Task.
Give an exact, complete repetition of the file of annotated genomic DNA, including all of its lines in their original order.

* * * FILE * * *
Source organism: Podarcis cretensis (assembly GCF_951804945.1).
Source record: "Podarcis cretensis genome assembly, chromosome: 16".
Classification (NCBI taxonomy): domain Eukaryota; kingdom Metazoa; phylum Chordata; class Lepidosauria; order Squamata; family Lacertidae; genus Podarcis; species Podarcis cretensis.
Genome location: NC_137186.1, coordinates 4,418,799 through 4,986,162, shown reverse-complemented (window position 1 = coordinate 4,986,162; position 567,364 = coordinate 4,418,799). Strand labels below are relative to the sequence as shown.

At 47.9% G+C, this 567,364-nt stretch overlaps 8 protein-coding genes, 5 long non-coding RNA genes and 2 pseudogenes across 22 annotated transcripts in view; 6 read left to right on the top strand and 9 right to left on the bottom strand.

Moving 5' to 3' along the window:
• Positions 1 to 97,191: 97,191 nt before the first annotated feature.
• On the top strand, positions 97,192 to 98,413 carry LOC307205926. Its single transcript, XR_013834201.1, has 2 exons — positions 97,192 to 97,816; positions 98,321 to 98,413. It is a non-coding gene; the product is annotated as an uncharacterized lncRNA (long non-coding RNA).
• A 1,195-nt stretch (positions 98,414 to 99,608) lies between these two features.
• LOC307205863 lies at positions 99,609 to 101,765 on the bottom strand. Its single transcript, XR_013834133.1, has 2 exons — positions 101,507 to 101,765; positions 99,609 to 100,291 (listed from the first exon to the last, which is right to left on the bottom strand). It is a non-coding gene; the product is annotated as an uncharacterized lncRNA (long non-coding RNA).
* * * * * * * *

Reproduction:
Source organism: Podarcis cretensis (assembly GCF_951804945.1).
Source record: "Podarcis cretensis genome assembly, chromosome: 16".
Classification (NCBI taxonomy): domain Eukaryota; kingdom Metazoa; phylum Chordata; class Lepidosauria; order Squamata; family Lacertidae; genus Podarcis; species Podarcis cretensis.
Genome location: NC_137186.1, coordinates 4,418,799 through 4,986,162, shown reverse-complemented (window position 1 = coordinate 4,986,162; position 567,364 = coordinate 4,418,799). Strand labels below are relative to the sequence as shown.

At 47.9% G+C, this 567,364-nt stretch overlaps 8 protein-coding genes, 5 long non-coding RNA genes and 2 pseudogenes across 22 annotated transcripts in view; 6 read left to right on the top strand and 9 right to left on the bottom strand.

Moving 5' to 3' along the window:
• Positions 1 to 97,191: 97,191 nt before the first annotated feature.
• On the top strand, positions 97,192 to 98,413 carry LOC307205926. Its single transcript, XR_013834201.1, has 2 exons — positions 97,192 to 97,816; positions 98,321 to 98,413. It is a non-coding gene; the product is annotated as an uncharacterized lncRNA (long non-coding RNA).
• A 1,195-nt stretch (positions 98,414 to 99,608) lies between these two features.
• LOC307205863 lies at positions 99,609 to 101,765 on the bottom strand. Its single transcript, XR_013834133.1, has 2 exons — positions 101,507 to 101,765; positions 99,609 to 100,291 (listed from the first exon to the last, which is right to left on the bottom strand). It is a non-coding gene; the product is annotated as an uncharacterized lncRNA (long non-coding RNA).